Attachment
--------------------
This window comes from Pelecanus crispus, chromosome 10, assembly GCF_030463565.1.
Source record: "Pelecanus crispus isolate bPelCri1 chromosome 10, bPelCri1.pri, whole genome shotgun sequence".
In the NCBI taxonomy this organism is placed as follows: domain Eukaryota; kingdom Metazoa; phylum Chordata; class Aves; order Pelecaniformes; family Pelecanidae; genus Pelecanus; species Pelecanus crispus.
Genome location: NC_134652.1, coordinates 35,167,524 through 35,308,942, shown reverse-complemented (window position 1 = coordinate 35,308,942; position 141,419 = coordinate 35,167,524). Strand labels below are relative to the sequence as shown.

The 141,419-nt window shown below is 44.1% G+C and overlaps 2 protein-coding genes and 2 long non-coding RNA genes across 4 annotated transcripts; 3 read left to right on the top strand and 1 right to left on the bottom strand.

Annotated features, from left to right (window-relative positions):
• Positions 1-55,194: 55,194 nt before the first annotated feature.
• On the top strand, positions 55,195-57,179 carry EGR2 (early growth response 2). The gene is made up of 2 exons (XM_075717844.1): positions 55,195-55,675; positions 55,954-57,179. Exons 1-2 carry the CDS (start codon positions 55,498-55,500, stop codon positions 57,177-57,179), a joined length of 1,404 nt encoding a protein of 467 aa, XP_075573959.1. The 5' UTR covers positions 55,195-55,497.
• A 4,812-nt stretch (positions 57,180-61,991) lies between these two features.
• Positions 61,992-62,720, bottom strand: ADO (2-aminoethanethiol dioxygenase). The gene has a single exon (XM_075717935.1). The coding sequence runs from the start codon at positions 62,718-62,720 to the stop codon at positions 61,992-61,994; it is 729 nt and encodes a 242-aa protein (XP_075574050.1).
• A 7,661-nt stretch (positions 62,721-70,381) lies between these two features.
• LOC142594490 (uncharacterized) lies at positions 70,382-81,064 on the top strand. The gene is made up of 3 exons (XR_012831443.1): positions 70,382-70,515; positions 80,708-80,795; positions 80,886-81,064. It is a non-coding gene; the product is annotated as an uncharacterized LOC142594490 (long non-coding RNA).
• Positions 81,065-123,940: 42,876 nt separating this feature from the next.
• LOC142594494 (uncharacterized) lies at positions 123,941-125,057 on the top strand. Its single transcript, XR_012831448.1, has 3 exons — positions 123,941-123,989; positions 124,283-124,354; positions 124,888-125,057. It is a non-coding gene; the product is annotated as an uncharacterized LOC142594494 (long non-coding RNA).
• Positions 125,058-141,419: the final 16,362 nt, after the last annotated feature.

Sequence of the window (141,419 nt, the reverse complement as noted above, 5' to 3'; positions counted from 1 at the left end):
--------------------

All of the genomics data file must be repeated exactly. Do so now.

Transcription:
This window comes from Pelecanus crispus, chromosome 10, assembly GCF_030463565.1.
Source record: "Pelecanus crispus isolate bPelCri1 chromosome 10, bPelCri1.pri, whole genome shotgun sequence".
In the NCBI taxonomy this organism is placed as follows: domain Eukaryota; kingdom Metazoa; phylum Chordata; class Aves; order Pelecaniformes; family Pelecanidae; genus Pelecanus; species Pelecanus crispus.
Genome location: NC_134652.1, coordinates 35,167,524 through 35,308,942, shown reverse-complemented (window position 1 = coordinate 35,308,942; position 141,419 = coordinate 35,167,524). Strand labels below are relative to the sequence as shown.

The 141,419-nt window shown below is 44.1% G+C and overlaps 2 protein-coding genes and 2 long non-coding RNA genes across 4 annotated transcripts; 3 read left to right on the top strand and 1 right to left on the bottom strand.

Annotated features, from left to right (window-relative positions):
• Positions 1-55,194: 55,194 nt before the first annotated feature.
• On the top strand, positions 55,195-57,179 carry EGR2 (early growth response 2). The gene is made up of 2 exons (XM_075717844.1): positions 55,195-55,675; positions 55,954-57,179. Exons 1-2 carry the CDS (start codon positions 55,498-55,500, stop codon positions 57,177-57,179), a joined length of 1,404 nt encoding a protein of 467 aa, XP_075573959.1. The 5' UTR covers positions 55,195-55,497.
• A 4,812-nt stretch (positions 57,180-61,991) lies between these two features.
• Positions 61,992-62,720, bottom strand: ADO (2-aminoethanethiol dioxygenase). The gene has a single exon (XM_075717935.1). The coding sequence runs from the start codon at positions 62,718-62,720 to the stop codon at positions 61,992-61,994; it is 729 nt and encodes a 242-aa protein (XP_075574050.1).
• A 7,661-nt stretch (positions 62,721-70,381) lies between these two features.
• LOC142594490 (uncharacterized) lies at positions 70,382-81,064 on the top strand. The gene is made up of 3 exons (XR_012831443.1): positions 70,382-70,515; positions 80,708-80,795; positions 80,886-81,064. It is a non-coding gene; the product is annotated as an uncharacterized LOC142594490 (long non-coding RNA).
• Positions 81,065-123,940: 42,876 nt separating this feature from the next.
• LOC142594494 (uncharacterized) lies at positions 123,941-125,057 on the top strand. Its single transcript, XR_012831448.1, has 3 exons — positions 123,941-123,989; positions 124,283-124,354; positions 124,888-125,057. It is a non-coding gene; the product is annotated as an uncharacterized LOC142594494 (long non-coding RNA).
• Positions 125,058-141,419: the final 16,362 nt, after the last annotated feature.

Sequence of the window (141,419 nt, the reverse complement as noted above, 5' to 3'; positions counted from 1 at the left end):